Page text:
Influence of Near Vision Tasks on Intraocular Pressure in Normal Subjects and Glaucoma Patients
Purpose: To investigate the effect of static accommodative tasks on intraocular pressure (IOP) of glaucomatous and normal eyes.
Methods: Four groups of subjects categorized as primary open-angle glaucoma (POAG), primary angle-closure suspects (PACS), normal age-matched controls, and normal young adults (NYA; age <40 years) were enrolled. The baseline IOPs were measured after the subjects were looking at a distant target for 15 min. Static accommodation was obtained by execution of near vision tasks (reading at 33 cm in daylight [300 lux] for 60 min). IOPs were measured at 15, 30, 45, and 60 min intervals while accommodating and then measured again after 15 min of relaxing accommodation while looking at a distant target.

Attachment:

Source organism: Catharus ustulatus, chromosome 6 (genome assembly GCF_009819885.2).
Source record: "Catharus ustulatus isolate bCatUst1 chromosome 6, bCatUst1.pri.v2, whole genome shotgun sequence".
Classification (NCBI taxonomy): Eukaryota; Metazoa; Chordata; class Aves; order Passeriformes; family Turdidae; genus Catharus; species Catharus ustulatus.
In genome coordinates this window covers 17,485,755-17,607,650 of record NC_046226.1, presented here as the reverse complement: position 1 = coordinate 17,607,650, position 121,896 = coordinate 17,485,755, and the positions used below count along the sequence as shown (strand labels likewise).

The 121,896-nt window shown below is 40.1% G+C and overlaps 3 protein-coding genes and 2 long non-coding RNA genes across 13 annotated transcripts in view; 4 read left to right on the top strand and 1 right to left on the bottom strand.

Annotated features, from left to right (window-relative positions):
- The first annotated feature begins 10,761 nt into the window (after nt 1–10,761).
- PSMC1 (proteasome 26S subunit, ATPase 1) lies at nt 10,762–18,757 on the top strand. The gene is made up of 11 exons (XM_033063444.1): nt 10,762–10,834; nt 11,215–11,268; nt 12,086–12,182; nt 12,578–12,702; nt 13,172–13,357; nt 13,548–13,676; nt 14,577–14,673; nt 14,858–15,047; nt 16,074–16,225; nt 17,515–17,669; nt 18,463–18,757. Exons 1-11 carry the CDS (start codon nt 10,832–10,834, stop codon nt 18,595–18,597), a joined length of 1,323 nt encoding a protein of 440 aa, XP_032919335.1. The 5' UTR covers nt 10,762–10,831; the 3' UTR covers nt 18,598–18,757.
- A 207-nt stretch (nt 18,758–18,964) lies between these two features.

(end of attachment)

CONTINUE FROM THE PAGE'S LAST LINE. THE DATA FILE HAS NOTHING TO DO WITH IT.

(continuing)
Results: One-hundred and eighteen eyes of 98 subjects were recruited. The study groups consisted of the following categories: 25 POAG (46 eyes), 24 PACS (47 eyes), 25 matched controls (50 eyes), and 24 NYA (48 eyes). Within all groups, the mean IOP decreased throughout the accommodation period at all time points. Maximum IOP reduction after accommodation was detected at the 30-min time among the POAG subjects, at the 45-min time in the PACS and matched control groups, and at 15 min after the relaxation of accommodation in the NYA group. IOP reduction levels showed no statistically significant difference among POAG, PACS, and the normal matched groups in their response to accommodation. However, NYA had significantly lower IOP and greater IOP reduction after the resting period (relaxation of accommodation).
Conclusion: Static accommodative tasks can significantly reduce IOP in normal, POAG, and PACS individuals. Encouraging glaucoma patients to practice periodical near vision tasks could be viewed as an adjunctive measure for glaucoma management.
Accommodation, Accommodative Tasks, Intraocular Pressure, Primary Openangle Glaucoma
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